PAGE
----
The Commerce Department is sharply cutting its duty on Moroccan phosphate fertilizer products, according to a statement from the National Corn Growers Association, spurring optimism that imports will resume and provide American farmers with more supply options and better prices.

The reduction in the tariff to 2.12%, down from 19.97%, is welcome news, according to Moroccan fertilizer giant OCP, but the company is not yet ready to commit to exporting monoammonium phosphate (MAP) and diammonium phosphate (DAP) while awaiting the results of two separate remands by judges at the U.S. Court of International Trade.

The CIT rulings favored OCP. One concluded that the International Trade Commission used faulty logic in finding that Moroccan fertilizer harmed U.S. producers. The other ordered the Commerce Department to reevaluate after determining it had made errors when it calculated the duty.

“We’re very eager to reenter the market to help supply American farmers … for the long term,” OCP North America CEO Kevin Kimm told Agri-Pulse Thursday. “I think soon we will have an opportunity to help support the U.S. farmer.”

The company is waiting to hear how Commerce and ITC respond to the two remands. In a best-case scenario for OCP, the ITC would rule that domestic fertilizer companies were not harmed by imports from Morocco or Commerce would decide to lower the duty further or do away with it completely. If it were to drop below the de minimis level of 2%, that would effectively be the same as zero.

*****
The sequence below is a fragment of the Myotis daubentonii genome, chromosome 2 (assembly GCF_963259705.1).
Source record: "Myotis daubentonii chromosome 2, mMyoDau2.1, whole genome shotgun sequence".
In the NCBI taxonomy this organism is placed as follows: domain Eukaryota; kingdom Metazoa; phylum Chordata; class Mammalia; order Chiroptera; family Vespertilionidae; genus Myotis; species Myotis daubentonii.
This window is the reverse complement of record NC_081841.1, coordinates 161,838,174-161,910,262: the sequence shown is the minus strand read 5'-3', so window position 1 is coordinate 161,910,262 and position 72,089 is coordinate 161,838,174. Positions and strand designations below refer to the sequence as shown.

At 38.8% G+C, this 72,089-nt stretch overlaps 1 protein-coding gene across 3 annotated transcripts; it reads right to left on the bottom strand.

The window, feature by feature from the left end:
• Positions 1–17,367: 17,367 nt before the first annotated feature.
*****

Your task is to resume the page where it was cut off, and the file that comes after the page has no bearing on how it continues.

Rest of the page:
Commerce is expected to respond to the remand in December, while the ITC has until mid-January.

The Commerce decision to slash the duty rate is a victory that "was made possible by corn growers across the country who spoke out against these duties as they faced skyrocketing fertilizer prices and product shortages at the behest of The Mosaic Company,” NCGA President Harold Wolle said in a statement.

U.S. fertilizer company Mosaic was a petitioner that helped convince the ITC and Commerce that Moroccan and Russian phosphate products were unfairly undercutting U.S. producers. The ITC ruled in 2021 that the imported phosphates significantly injured domestic producers Mosaic and Simplot, paving the way for countervailing duties, which were set by Commerce.

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As a result, OCP stopped shipments to the U.S., angering lawmakers like Sen. Roger Marshall, R-Kan., who told Agri-Pulse in a recent statement: “Under the current regulatory conditions, the United States has made it exceedingly difficult, if not impossible, to expand phosphate production domestically. We must have access to import phosphate fertilizer to meet the needs of our producers. While I certainly don’t want foreign governments to distort trade with the United States, we can’t continue to punish fertilizer importers for a lack of domestic accessibility.”

American farmers spent $36.9 billion on fertilizer in 2022, compared to $24.4 billion in 2020, according to NCGA. Those costs have remained relatively high in 2023 at $36.4 billion. Phosphate prices increased by 230% from 2020 to 2022, said Nancy Martinez, NCGA’s director of public policy for trade.

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